Shadow Lodge ***** Venture-Agent, Texas—Dallas & Ft. Worth aka Azothath

*dangit* ran out of edit time on the last paragraph. I recalled an armor bonus being applied to clothing (Magic Vestment) but in a conservative manner I couldn't quickly find a published item of that nature to prove the statement and PFS abhors custom items. I didn't want to move the clothing into the armor category with a simple enhancement.
sadly armor enhancement to clothing or specifically wondrous items for the body slot appear at 22000gp or more, notably at 75000gp for Robe of the Archmagi. This is beyond normal play parameters (level 1-12) for PFS. Monk's Robes are available at less but may not provide an AC bonus...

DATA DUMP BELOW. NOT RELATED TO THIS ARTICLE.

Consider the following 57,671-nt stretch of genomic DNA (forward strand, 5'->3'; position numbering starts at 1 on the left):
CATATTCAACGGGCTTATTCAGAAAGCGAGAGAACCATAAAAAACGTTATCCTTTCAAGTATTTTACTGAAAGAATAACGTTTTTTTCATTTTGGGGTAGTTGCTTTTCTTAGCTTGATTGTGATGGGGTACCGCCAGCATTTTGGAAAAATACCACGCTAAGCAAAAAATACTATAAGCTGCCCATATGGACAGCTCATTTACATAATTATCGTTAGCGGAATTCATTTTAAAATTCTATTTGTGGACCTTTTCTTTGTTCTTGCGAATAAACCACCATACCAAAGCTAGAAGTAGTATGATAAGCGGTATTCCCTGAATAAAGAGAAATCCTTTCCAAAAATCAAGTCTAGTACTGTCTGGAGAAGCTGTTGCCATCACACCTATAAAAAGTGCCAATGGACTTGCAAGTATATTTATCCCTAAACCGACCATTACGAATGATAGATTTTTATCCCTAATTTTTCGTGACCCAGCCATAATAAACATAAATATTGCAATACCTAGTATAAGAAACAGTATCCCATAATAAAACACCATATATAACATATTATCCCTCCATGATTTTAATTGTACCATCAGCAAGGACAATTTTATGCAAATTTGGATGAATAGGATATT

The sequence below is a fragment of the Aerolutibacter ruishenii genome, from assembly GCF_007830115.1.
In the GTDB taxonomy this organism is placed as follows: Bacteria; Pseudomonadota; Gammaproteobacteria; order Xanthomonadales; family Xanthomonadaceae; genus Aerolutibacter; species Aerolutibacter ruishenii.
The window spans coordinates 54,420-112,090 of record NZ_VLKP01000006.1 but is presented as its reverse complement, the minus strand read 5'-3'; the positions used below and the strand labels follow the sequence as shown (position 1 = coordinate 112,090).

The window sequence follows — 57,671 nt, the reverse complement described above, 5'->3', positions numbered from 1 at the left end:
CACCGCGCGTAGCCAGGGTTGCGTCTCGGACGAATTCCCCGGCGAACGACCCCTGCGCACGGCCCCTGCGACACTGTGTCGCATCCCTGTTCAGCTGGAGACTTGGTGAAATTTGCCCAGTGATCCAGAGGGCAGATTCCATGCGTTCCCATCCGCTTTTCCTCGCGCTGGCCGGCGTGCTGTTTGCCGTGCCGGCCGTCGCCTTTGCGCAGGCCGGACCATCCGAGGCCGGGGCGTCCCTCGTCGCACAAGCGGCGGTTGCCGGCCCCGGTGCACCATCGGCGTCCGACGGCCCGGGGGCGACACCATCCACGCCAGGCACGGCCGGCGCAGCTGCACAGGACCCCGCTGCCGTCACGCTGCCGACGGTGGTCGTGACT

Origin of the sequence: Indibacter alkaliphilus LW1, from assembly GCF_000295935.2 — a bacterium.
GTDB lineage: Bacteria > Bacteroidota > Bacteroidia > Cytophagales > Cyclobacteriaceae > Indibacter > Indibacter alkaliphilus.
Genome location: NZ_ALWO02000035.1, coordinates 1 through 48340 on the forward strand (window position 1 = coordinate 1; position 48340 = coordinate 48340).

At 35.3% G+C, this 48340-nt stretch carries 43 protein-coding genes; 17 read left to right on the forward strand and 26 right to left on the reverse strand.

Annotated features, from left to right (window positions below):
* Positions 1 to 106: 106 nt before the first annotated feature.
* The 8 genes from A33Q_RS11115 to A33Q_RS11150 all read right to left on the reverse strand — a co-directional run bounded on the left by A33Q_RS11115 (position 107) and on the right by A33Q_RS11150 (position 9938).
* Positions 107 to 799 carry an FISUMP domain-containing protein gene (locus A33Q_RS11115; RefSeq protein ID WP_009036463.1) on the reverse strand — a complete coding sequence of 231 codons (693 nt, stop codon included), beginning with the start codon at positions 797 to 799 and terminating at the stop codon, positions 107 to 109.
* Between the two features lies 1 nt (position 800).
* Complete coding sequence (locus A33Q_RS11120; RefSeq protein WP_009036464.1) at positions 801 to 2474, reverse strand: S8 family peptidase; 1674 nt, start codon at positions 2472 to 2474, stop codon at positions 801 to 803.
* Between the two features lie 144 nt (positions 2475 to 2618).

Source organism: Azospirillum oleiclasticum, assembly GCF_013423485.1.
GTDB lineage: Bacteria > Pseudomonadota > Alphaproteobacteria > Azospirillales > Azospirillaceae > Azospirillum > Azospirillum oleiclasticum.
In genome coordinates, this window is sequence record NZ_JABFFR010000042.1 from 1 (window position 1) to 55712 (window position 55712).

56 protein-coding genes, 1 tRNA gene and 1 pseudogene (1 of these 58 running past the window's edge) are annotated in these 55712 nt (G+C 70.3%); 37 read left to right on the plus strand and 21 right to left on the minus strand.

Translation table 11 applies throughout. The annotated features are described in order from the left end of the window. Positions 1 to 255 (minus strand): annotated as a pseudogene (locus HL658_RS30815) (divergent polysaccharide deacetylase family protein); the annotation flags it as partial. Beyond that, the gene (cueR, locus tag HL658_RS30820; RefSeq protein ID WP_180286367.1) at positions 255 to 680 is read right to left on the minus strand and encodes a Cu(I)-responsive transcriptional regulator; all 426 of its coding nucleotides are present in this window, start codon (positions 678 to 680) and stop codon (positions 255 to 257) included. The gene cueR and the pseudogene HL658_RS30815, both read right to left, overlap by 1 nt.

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I think that it is important to note, as people haven't mentioned it and it was in the second spoiler, the PC would risk *death* (especially at that level and especially with the sicked condition and potentially more and more as the Wisdom damage acrued) by trying to sell his equipment to replace his jewelry. Or else also pays for multiple lesser restorations after each failed save.

So it's not just, "Oh, he has to sell 4,000 gp worth of equipment to remove the sickened condition."

Sovereign Court **** Venture-Lieutenant, Netherlands—Leiden aka Ascalaphus

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Well he could also pay for new jewelry out of the gold he gets for completing the scenario. Looking at which PBP it seems to be, the payout for that tier should be 5334GP, so easily enough to cover it.